Digital Marketing Research Findings: Building Small Business Resilience Phase 1 and 2

Posted on August 19th, 2021

The Digital Marketing Research: Building Small Business Resilience (BSBR) Training Program is a shared research initiative by Sheridan’s Pilon School of Business and EDGE, and is funded by the Government of Canada’s Future Skills Centre.

The first two stages of the project are now complete: Program Design and Program Development.

Building Small Business Resilience

Phase 1: Program Design

Program Design aims to investigate the needs and challenges of underrepresented small business owners to help them pivot and grow their businesses online. The findings from this stage will inform the development of the BSBR Digital Marketing Training Prototype in the Stage 2 of the project.

Over 150 small business owners completed the online survey. Around 50 owners were invited to participate in the online focus group discussion and 26 were chosen to join the first round of our training program.

Here is the summary of our findings.

Owner Profile

During the Program Design stage, we conducted three data collection points: online survey, online discussion board and focus group discussion to gain an understanding of our target market so we can develop a training program that is responsive to their needs.

Our target market is underrepresented small business owners whose businesses have been negatively impacted by the COVID-19 pandemic and are looking to develop their digital marketing skills.

Our research findings revealed the majority of participants identified themselves as women, immigrant and racialized peoples whose employees are also women, immigrant and racialized peoples. Their median age is 43 years old. English is their first language. They are highly educated with 58% having a bachelor’s degree or higher, and 19% having a diploma. They also have high computer literacy with 81% rating themselves as intermediate or advanced level in Microsoft Office.

Business Profile

Almost all of the businesses (97%) are based in Ontario and the majority are from Arts; Educational Services; Health Care and Social Assistance; Professional, Scientific and Technical Services; and Retail industry sectors. Their current customers are based locally or in the same province, but they are looking to expand their customer base nationally and internationally.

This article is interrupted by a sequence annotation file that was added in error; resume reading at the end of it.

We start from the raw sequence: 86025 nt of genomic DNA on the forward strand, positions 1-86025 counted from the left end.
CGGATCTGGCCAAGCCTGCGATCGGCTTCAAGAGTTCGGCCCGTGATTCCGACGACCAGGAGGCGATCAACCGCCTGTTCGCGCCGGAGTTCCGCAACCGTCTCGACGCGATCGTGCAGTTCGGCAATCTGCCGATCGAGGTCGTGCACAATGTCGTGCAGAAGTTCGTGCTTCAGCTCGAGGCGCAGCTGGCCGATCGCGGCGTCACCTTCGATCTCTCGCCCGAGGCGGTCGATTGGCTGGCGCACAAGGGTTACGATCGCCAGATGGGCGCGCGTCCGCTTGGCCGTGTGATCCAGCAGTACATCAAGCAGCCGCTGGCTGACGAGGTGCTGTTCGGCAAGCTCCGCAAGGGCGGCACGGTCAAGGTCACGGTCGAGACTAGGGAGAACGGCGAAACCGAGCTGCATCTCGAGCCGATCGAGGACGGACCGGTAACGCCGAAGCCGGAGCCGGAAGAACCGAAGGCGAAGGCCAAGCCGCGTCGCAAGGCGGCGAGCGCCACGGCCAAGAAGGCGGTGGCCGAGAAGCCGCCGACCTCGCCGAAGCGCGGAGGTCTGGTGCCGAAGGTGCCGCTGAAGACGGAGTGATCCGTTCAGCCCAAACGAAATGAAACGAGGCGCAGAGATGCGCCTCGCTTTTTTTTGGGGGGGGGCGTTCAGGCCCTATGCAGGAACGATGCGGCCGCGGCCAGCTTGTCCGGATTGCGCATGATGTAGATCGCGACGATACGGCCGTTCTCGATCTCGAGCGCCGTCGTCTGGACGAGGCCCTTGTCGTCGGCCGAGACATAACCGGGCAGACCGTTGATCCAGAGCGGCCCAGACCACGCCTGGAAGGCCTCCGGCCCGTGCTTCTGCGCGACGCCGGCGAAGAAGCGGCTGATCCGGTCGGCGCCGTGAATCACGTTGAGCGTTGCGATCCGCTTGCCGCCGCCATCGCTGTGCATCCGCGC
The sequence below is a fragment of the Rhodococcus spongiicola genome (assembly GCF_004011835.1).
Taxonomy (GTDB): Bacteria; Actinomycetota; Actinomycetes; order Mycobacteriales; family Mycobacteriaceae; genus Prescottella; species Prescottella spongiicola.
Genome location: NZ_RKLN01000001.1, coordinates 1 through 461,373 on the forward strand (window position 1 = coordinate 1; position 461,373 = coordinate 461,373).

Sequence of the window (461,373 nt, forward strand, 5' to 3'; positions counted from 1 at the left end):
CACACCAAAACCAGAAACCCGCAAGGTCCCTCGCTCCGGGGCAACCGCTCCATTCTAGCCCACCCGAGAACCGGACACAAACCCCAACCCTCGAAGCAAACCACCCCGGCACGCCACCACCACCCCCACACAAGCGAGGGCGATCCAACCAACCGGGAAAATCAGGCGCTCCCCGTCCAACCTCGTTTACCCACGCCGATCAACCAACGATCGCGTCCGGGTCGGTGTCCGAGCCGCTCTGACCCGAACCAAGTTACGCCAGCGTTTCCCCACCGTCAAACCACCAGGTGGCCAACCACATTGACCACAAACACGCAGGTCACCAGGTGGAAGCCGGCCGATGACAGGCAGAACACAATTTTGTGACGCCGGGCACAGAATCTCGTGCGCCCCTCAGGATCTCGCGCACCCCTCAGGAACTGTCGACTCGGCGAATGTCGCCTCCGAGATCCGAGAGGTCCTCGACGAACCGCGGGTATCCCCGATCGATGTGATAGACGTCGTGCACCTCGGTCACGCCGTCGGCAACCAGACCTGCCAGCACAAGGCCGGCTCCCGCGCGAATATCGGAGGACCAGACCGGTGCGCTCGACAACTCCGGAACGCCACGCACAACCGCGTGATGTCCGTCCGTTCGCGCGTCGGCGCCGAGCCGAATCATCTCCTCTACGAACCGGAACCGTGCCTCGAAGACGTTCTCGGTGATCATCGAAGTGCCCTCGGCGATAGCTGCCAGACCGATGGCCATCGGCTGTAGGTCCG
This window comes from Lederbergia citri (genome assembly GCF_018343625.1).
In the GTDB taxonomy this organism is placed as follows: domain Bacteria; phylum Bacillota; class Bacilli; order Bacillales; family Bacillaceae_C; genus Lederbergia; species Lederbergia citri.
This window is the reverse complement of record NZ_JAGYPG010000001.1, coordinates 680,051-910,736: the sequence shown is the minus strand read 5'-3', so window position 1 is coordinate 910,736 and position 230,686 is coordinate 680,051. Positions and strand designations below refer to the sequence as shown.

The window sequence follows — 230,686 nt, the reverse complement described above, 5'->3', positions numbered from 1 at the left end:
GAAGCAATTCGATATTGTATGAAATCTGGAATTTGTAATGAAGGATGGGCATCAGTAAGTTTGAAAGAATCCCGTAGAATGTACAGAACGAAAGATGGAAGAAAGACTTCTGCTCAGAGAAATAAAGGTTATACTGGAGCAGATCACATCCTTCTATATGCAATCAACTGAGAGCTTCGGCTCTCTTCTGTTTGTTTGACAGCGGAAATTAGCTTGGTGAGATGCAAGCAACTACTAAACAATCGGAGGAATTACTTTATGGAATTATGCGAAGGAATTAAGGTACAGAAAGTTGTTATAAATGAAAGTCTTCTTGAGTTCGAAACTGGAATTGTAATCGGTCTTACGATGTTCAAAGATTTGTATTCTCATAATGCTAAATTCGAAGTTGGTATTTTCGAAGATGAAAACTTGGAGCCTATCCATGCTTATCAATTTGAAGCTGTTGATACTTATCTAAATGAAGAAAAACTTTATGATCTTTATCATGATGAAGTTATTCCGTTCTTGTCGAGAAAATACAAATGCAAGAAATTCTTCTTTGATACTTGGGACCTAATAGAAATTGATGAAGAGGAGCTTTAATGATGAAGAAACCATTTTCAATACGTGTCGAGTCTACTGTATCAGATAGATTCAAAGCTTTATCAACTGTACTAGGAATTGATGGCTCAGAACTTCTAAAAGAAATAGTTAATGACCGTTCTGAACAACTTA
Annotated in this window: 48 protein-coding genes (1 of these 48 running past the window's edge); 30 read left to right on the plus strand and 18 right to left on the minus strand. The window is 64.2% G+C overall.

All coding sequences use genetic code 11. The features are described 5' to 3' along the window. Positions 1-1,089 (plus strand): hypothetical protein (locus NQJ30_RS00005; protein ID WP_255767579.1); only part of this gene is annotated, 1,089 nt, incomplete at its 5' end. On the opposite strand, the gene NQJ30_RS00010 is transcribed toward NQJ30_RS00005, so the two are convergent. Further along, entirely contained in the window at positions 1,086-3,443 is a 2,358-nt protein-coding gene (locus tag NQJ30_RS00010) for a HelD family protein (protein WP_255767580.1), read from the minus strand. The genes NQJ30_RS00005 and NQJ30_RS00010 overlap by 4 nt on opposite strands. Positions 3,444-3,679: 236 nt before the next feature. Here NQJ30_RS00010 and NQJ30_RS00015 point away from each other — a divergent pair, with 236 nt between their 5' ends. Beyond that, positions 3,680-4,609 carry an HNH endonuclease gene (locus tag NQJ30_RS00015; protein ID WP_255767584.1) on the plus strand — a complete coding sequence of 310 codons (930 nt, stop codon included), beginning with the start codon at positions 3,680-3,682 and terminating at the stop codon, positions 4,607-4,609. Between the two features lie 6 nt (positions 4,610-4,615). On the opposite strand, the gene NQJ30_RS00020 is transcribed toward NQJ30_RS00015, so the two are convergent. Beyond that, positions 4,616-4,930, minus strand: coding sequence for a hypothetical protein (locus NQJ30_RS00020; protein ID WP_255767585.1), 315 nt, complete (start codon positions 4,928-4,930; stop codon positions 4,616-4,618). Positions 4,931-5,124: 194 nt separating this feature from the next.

Their revenue has been impacted by the COVID-19 pandemic. 77% of the businesses experienced a negative growth in their annual revenue with an average of 58% reduction. The rest had a positive revenue growth of around 162%.

Digital Profile

The research shows our participants are relatively new to digital marketing. On average, they have been operating a business website for 3.5 years, a blog for 0.8 year and an e-commerce site for 1 year. Regarding social media, they have been active on Facebook for 2.6 years, Instagram for 2.4 years, Twitter for 1.4 years, LinkedIn for 1.7 years, YouTube for 0.8 year and email marketing for 2.3 years.

They have a low level of online activities with an average of 2 updates per month. Most frequent updates are on Instagram 6.9 times and Facebook 4.6 times a month. Consequently, their online reach is low with an average 1,126 pageviews, 1,257 Instagram followers, and 427 email subscribers.

38% did not engage in any forms of online advertising. For those who did, Facebook and Instagram advertising were preferred (25%) followed by Google advertising (12%). For non-digital promotion activities, word of mouth was the most popular (65%), followed by store signage (16%), flyers (14%), and direct mail (11%).

Digital Knowledge and Skills

From the online survey, participants ranked social media marketing as knowledge and skills most important for their business, followed by content marketing, and digital strategy. They ranked influencer marketing and graphic design as least important.

Participants rated themselves mostly as beginners in all aspects of digital marketing with more intermediate skills and knowledge in social media marketing and content marketing.

In the focus group discussion, we asked participants to further identify the knowledge and skills needed in their business and perceived gaps in their current skill set. Participants’ feedback was tagged and grouped into learning paths, topics and elements, which will form the learning outcomes of the training program.